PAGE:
Name: Mikal K.
LIVESTRONG.COM Username: MikalKintner
Age: 32 Height: 5' 11"
BEFORE Weight: 255 pounds Dress/Pant Size: 44
AFTER Weight: 200 pounds Dress/Pant Size: 36
LIVESTRONG.COM: What was your life like before joining LIVESTRONG.COM?
Mikal: Most of my life has been marked with being overweight, inactive and unhealthy. I’ve been through several attempts to get my life and health in check — some of them more successful than others — but all of them were short-lived.
My problem was finding the motivation and commitment to see the entire process through. I’d often join weight-loss challenges and groups, but those endeavors never lasted.
One year I began a weight-loss attempt in December. I started at 265 pounds (my peak weight), and within a few months I had dropped to 220 pounds. But then I took what was intended to be a short break. Over the next couple of months I ballooned back up to 240 pounds. I decided I needed to get back into gear and dropped to 215 pounds. I let off right as the fall holidays rolled in and bounced all the way back to 245 pounds before the year’s end. I had managed to lose and gain a total of 120 pounds in a single year. My closet was littered with pants ranging in sizes from 40 to 44 that I would swap out as I rode up and down this weight-loss roller coaster.
LIVESTRONG.COM: What was your inspiration to make a change?
Mikal: Just after my 31st birthday, I decided it was time for everything to finally change. I realized if I was ever going to be able to effectively encourage and influence others —including my kids — I had to be an example of what I preached. I had to make the journey and inspire others through results rather than empty words.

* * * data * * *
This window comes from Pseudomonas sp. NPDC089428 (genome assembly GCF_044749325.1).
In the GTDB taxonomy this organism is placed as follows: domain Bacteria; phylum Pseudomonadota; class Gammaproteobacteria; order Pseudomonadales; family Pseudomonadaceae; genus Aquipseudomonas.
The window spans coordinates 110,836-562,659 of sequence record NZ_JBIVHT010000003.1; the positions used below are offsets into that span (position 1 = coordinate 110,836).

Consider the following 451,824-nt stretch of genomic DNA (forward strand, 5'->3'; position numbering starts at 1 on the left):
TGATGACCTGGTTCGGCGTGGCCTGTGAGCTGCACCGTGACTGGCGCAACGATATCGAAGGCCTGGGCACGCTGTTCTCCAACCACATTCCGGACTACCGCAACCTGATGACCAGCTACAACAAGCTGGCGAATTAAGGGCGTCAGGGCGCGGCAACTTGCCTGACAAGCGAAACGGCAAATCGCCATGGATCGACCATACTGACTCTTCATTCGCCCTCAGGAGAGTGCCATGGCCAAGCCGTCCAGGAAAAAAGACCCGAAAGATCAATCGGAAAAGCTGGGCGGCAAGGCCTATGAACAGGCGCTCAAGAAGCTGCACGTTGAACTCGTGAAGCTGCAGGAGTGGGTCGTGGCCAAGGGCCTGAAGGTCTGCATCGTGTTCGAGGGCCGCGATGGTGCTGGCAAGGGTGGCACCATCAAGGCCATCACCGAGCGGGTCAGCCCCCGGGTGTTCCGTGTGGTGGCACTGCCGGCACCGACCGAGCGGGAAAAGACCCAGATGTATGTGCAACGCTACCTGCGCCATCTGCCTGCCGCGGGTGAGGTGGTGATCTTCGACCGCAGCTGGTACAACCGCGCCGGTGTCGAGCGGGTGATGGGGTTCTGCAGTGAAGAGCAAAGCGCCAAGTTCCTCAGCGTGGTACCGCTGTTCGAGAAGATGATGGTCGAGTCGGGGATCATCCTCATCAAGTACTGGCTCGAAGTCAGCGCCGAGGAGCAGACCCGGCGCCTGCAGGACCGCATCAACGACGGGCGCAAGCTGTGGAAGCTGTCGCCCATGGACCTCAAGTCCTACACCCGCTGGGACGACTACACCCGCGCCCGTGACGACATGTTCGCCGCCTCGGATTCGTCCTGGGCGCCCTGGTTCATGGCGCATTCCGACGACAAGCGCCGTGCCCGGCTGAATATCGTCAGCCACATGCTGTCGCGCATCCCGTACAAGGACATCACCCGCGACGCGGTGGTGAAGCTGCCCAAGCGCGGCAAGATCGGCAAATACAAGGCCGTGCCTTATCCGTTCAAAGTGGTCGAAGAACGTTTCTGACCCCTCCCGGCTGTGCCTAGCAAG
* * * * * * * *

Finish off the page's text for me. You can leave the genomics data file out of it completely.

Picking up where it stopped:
Of course, there was no reason to think this time was different than any of the others. In fact, now that I was into my 30s, it wasn’t going to be an easy task. The odds were certainly against me, but none of that mattered. Internally, I had finally made the decision to be determined.
LIVESTRONG.COM: How did LIVESTRONG.COM help you lose weight?
Mikal: One of the biggest differences between this journey and previous ones is information and education. This time around I inundated myself with new books, articles, podcasts and a wealth of information, all of which helped me stay mentally invested and physically motivated. Learning new things added variety and gave me fun things to try.
Fast-forward to October of 2015 when I stumbled across an article on LIVESTRONG.COM. I made an account, signed up for the emails and have since added many of the articles to my knowledge base.